Nothing Succeeds Like Success

And nothing beats success for generating envy, or so it seems. 

Last week, Papunya Tula Artists released the following press release:

Papunya Tula Artists Pty Ltd

PRESS RELEASE 19th May 2010

Over the last two weeks Papunya Tula Artists Pty Ltd has been made aware of rumours circulating relating to an immediate change of current management. This is untrue.

There have been reports that the artists, shareholders and Board of Directors of the company are unhappy with the current management and that they wish for the manager, Paul Sweeney, to be stood down from his position and replaced. This is also untrue.

On Sunday 16th May the Papunya Tula Artists Board of Directors called a meeting in Kiwirrkura. At this meeting the Board put forward and passed a resolution expressing its absolute confidence in the management of the company. Another resolution was passed noting the Board’s decision that there be no changes made to the current management of the company.

It is believed that a source outside Papunya Tula Artists is conducting an organised campaign attempting to destabilise the company by way of circulating false information.

For any enquiries relating to this release please contact the Manager, Paul Sweeney, Papunya Tula Artists 08 89524731

The press release was quickly followed up by a story in The Australian by Ashleigh Wilson (“Talk about a hullabaloo,” May 20, 2010) which reiterated the information in the press release and added some speculation of its own. 

Rumours have been swirling during the past fortnight that a private dealer, Chris Simon, has been attracting support from local artists for him to take over Papunya Tula Artists, based in Alice Springs. …

Simon would not comment on the speculation but did say his primary focus was on the “wellbeing of the western desert people”.

“If I did [have a desire to run Papunya Tula], that would be my private desire and not for public knowledge,” he says.

It seems like we’ve been here before, although it’s been over four years since a similar controversy erupted in Alice Springs, when a group of around ten artists and their family members who were working for Chris Simon protested outside the PTA gallery in the Todd Mall. (“We’re upset say artists” and “Art drift into Alice” by Elizabeth Atwood in theAlice Springs News for March 9, 2006; see also my earlier posts “The News (Direct) from Alice Springs” and, for more background, “ABC Radio on Painters in Alice Springs.”)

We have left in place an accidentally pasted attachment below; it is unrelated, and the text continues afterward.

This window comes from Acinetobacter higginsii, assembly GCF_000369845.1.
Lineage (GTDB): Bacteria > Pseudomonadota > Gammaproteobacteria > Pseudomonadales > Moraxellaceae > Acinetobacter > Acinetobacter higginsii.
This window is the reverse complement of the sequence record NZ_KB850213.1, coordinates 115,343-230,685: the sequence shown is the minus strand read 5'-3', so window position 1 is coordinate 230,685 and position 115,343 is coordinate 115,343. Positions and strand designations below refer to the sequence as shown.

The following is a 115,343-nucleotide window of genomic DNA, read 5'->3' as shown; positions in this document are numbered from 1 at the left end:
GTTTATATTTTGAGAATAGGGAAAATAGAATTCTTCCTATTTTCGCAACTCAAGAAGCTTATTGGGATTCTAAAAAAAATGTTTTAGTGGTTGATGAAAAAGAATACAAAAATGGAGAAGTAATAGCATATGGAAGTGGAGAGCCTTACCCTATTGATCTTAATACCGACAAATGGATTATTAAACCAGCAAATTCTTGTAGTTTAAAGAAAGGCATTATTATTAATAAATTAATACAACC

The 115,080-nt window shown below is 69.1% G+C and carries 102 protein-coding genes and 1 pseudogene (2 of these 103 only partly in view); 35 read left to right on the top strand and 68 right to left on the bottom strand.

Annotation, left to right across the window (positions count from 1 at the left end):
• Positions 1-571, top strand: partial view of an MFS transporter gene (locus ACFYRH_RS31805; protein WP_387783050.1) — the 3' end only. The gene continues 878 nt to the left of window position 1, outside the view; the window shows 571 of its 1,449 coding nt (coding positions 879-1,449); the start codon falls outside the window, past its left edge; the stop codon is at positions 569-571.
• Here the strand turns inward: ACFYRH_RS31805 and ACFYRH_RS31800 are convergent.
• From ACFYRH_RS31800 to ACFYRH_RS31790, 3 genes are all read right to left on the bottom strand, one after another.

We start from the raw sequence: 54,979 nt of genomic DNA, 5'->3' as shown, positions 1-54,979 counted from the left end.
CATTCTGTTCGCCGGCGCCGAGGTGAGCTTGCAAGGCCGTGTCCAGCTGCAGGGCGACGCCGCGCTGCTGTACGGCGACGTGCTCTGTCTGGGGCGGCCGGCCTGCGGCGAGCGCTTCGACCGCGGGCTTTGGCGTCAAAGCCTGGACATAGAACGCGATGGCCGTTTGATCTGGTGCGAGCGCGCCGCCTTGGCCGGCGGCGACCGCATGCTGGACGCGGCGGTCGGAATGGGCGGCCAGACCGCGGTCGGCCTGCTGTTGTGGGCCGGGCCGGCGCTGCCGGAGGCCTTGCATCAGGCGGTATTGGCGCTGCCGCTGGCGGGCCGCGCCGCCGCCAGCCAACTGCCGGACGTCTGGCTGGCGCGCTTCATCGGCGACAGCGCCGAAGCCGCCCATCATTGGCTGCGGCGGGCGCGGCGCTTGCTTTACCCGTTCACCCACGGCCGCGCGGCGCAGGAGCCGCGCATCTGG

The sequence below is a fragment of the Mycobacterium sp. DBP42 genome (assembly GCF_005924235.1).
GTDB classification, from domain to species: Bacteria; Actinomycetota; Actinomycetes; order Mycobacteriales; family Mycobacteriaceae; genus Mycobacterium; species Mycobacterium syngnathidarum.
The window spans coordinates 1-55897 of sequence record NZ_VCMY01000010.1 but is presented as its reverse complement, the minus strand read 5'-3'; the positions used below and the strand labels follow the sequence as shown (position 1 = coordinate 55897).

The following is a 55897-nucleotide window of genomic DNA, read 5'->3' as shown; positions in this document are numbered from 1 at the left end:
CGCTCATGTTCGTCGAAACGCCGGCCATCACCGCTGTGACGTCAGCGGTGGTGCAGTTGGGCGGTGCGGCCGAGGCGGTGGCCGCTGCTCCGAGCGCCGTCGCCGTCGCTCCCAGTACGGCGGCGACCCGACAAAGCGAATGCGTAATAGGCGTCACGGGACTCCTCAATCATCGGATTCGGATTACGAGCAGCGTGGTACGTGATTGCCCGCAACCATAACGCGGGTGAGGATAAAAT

In the meantime, Simon has sold up his galleries in Alice and Melbourne, the Senate Inquiry has come and gone, and much ink has been spilled over a Commercial Code of Conduct. Plus ça change.

One thing that certainly doesn’t change over time is the commitment Papunya Tula’s management to the artists and the families and the communities that the cooperative and its business serves. It’s been nearly a decade since Sweeney took over from Daphne Williams, who was the driving force in the company for most of the two decades prior. Such a record of consistent, reputable, and responsible management is unrivaled in the Aboriginal art trade.

In the last ten years we’ve seen major exhibitions at home and abroad, from Papunya Tula: Genesis and Genius during the Sydney Olympics celebrations to Icons of the Desertand a successful group exhibition at New York University’s WSE80 Gallery last fall. In the middle of the decade artist Ningura Napurrula was included in the Australian Aboriginal Art Commission for the Musée du quai Branly. This week, the media were full of reports of the departure of the NMA’s Papunya Painting: Out of the Australian Desert leaving for exhibition at the National Art Museum of China in Beijing.

But the company’s commercial and artistic success, while it may be the envy of art centres and dealers across Australia, is just a partial measure of its achievement. The rest of the story can be seen out in Kintore, where artists and the families gather at the new painting centre to enjoy the warmth of winter’s early morning sun in the courtyard, grandkids looking out for the oldies, a few people scattered in the women’s painting room or out on the front verandah, quietly absorbed in their work. Or the often repeated scenes in the white-walled gallery in Alice Springs, where artists come when they need a bit of lunch, where a staff member silently slips twenty dollars out of her wallet to help out a mother with her kids, or Sweeney himself seems to risk the stock playing catch in the front room with a mob of youngsters trailing after their parents. The spirit of engagement defines PTA at every level. No wonder people want to be a part of it; it’s the classiest act in town.

Update: ABC Brisbane has published a story confirming the intent of a hostile takeover by Simon and addressing some of the concerns about a drastic change in the management of Papunya Tula Artists (“What is the fate of Papunya Tula?,” by Marie Bout, May 24, 2010). “As part of its community arts mandate Papunya Tula has also contributed funding toward a public pool and renal care facilities in Kintore. Thus, the threat of a takeover in leadership by a private dealer is a resounding threat that echoes beyond the art world. ‘As a community organisation that wouldn’t be here without Papunya Tula we’re incredibly concerned about the future direction of the organisation,’ said Sarah Brown, Manager of the Western Desert Dialysis Corporation.” The story also features an interview with Paul Sweeney, speaking directly to the governance of Papunya Tula Artists.

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